Skip to main content
John A. Gallagher

John Gallagher’s Legal Cases

4 total

  • Whitman v. Proconex, Inc.

    Practice Area:
    Employment & Labor
    Outcome:
    Won Court Ruling in FMLA Case
    Description:
    A woman from Telford came to us believing she had been fired from a large company in retaliation for taking Family and Medical Leave to care for her daughter, who had a severe disability. We filed suit in Federal Court under the Family and Medical Leave Act, and were opposed by a large Philadelphia firm that put two lawyers on the case. The defendant contended that the client’s allegedly extensive history of work-related discipline, and not her taking of family leave, was the real reason for her termination. After discovery, the defendant tried to have the case thrown out of Court. We responded by citing the information we had learned during the case. The Court ruled in our favor, and held that the matter should proceed to trial. Thereafter, the defendant, who had offered nothing to settle the case, made an offer to settle. Following intense but quick negotiations, we resolved the case to our client’s satisfaction. As a result of our representation, she suffered no loss of income, and indeed received more than she would have had she continued to be employed by the defendant
  • Scholly v. JMK Plastering, Inc.

    Practice Area:
    Employment & Labor
    Outcome:
    Won Overtime Retaliation Case
    Description:
    In this case, our client had sought overtime payments after the company, which was very busy, switched him from an hourly pay rate to a salary. That way, he would earn less while on salary during the weeks that he worked 50-60 hours then if he had been paid on an hourly basis, which the company would do during slower periods. The employer tried to have the case thrown out of court, but the judge upheld the employee's right to sue for wrongful discharge under the Fair Labor Standards Act where, as here, the employer retaliates against an employee who seeks overtime payment by firing the employee. The issue of whether an employee can sue for retaliation under these circumstances was not always clear in this jurisdiction prior to this decision.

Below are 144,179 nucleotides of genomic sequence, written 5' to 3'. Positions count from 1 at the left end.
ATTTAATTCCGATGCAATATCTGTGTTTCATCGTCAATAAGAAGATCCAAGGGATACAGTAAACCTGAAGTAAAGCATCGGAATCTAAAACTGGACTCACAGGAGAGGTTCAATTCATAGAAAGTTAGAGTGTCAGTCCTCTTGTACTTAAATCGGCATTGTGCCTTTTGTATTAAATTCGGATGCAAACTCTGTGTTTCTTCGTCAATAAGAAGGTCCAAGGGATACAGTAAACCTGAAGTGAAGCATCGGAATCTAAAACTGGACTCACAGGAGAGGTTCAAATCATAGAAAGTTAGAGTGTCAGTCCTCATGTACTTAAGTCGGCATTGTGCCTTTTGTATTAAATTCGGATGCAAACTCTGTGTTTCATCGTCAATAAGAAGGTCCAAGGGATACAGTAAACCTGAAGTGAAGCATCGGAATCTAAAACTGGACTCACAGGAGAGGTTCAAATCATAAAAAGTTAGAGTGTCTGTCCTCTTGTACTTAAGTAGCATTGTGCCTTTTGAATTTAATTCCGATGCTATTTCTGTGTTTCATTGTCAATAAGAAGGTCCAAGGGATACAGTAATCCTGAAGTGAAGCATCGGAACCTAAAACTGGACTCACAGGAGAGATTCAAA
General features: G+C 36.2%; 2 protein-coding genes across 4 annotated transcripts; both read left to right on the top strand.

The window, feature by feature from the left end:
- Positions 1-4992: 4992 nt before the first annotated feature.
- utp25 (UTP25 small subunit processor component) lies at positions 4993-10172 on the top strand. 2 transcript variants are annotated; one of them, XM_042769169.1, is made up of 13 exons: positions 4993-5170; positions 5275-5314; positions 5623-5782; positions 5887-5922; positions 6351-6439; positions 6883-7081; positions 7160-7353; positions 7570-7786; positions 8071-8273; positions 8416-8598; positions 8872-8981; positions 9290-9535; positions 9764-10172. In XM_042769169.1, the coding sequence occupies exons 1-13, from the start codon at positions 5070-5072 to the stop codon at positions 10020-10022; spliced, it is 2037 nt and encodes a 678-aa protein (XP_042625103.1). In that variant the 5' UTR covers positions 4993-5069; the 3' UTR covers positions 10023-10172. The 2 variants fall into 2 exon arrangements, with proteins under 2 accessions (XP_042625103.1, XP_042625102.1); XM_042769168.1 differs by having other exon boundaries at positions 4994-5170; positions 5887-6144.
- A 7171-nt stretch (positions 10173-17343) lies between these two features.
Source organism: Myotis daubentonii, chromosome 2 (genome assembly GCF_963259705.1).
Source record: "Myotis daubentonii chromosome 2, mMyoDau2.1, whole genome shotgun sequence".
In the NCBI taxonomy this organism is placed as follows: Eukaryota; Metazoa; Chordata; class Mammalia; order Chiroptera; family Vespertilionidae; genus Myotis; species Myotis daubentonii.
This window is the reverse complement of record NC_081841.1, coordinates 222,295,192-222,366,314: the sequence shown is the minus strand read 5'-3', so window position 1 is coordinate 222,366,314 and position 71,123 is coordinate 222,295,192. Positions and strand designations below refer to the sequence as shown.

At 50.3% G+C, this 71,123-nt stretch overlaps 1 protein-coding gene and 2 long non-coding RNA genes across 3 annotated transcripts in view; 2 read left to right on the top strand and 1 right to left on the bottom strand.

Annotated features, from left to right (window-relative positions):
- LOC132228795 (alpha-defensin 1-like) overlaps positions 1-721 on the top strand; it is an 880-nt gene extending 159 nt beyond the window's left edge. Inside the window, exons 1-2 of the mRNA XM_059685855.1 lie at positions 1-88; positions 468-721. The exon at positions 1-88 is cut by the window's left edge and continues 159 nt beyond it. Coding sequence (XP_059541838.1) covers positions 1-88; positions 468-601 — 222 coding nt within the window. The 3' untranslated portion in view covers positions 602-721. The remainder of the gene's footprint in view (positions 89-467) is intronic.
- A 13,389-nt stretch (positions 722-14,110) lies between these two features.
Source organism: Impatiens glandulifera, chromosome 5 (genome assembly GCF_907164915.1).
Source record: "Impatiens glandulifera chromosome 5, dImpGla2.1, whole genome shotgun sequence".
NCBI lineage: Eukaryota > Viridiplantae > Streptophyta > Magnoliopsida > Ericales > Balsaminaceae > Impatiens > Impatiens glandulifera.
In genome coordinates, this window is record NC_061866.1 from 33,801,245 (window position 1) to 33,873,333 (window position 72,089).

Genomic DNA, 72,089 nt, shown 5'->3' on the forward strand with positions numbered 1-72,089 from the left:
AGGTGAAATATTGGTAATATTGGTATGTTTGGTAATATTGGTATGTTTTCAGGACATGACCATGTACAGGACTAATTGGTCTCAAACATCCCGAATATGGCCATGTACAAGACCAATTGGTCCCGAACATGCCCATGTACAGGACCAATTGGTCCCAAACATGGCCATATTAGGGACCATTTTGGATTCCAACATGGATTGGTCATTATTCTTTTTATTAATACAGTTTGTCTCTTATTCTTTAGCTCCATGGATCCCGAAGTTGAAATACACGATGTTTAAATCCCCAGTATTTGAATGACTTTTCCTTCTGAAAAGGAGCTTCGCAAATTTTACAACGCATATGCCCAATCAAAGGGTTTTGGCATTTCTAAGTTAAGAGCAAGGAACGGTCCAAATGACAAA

• Karedes v. Gannett Company, Inc.

    Practice Area:
    Libel & Slander
    Outcome:
    Won Libel/Defamation Case
    Description:
    Our client, who was a public figure, was slandered by a newspaper and a television station that ran pieces suggesting that he had grossly mismanaged a municipal golf course. We brouight a federal lawsuit against the defendants, Gannet Newspapers (publishers of USA TODAY) and two major television newtworks, including ABC Corporation. The Chief Judge of the Federal District Court for the Northern District of New York threw the case out, but on appeal, the Second Circuit Court of Appeals sitting in New York, perhaps the most protective Court in America of the First Amendment rights of the Media (particularly where public figures are making a claim), overturned the decision of the Chief Judge, holding that plaintiff had a case for libel/defamation. Many major publishers and Media outlets filed Amicus Briefs (Freinds of the Court briefs), asking the Second Circuit to reconsider its decision, asserting that the decision it had entered changed the law of libel in New York to make it more likely that the Media could be sued for libel/defamation. Their efforts failed. Soon thereafter, the defendants, Gannett and ABC, settled on terms that my client found quite acceptable.
  • Karedes v. Colella

    Practice Area:
    Employment & Labor
    Outcome:
    Won Breach of Contract Case
    Description:
    Our client was fired by the municipality for which he worked as manager of a golf course that ran a PGA Tour event, even though he more than 3-years remaining on a 4-year employment contract. The municipality claimed that it had the right to choose who could run one of its largest assets. We sued in state court in New York. We won at the lower level, and then lost on appeal. We sought review by New York's Court of Appeals, New York's highest court, which usually grants the right to be heard on only 5% of the civil cases that apply for such hearing. Our request for hearing was granted. Following briefing and oral argument, the Court of Appeals reversed the decision of the the lower appeal court. Thereafter, on the eve of trial, the defendant settled the case by compensating our client for the damages he had sustained as a result of being fired 3-years before his contract was to expire.